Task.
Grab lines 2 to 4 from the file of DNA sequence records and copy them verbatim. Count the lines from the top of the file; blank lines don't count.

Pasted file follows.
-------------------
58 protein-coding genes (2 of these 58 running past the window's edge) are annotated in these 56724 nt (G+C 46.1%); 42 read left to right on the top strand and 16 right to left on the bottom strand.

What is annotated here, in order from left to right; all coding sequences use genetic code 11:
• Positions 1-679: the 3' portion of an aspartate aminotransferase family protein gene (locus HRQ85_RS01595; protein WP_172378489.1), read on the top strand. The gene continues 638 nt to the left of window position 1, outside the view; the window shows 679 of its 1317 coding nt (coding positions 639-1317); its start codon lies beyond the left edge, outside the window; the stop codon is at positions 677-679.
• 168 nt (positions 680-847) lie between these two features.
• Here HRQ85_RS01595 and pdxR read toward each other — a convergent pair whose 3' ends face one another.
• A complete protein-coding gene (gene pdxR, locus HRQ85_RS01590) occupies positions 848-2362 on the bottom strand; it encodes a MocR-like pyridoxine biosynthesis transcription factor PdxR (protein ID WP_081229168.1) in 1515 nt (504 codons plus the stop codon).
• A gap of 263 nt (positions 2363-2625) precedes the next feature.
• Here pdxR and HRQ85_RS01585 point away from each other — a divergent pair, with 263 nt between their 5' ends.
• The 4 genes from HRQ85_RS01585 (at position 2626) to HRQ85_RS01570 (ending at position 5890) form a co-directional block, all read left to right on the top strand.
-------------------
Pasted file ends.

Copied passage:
What is annotated here, in order from left to right; all coding sequences use genetic code 11:
• Positions 1-679: the 3' portion of an aspartate aminotransferase family protein gene (locus HRQ85_RS01595; protein WP_172378489.1), read on the top strand. The gene continues 638 nt to the left of window position 1, outside the view; the window shows 679 of its 1317 coding nt (coding positions 639-1317); its start codon lies beyond the left edge, outside the window; the stop codon is at positions 677-679.
• 168 nt (positions 680-847) lie between these two features.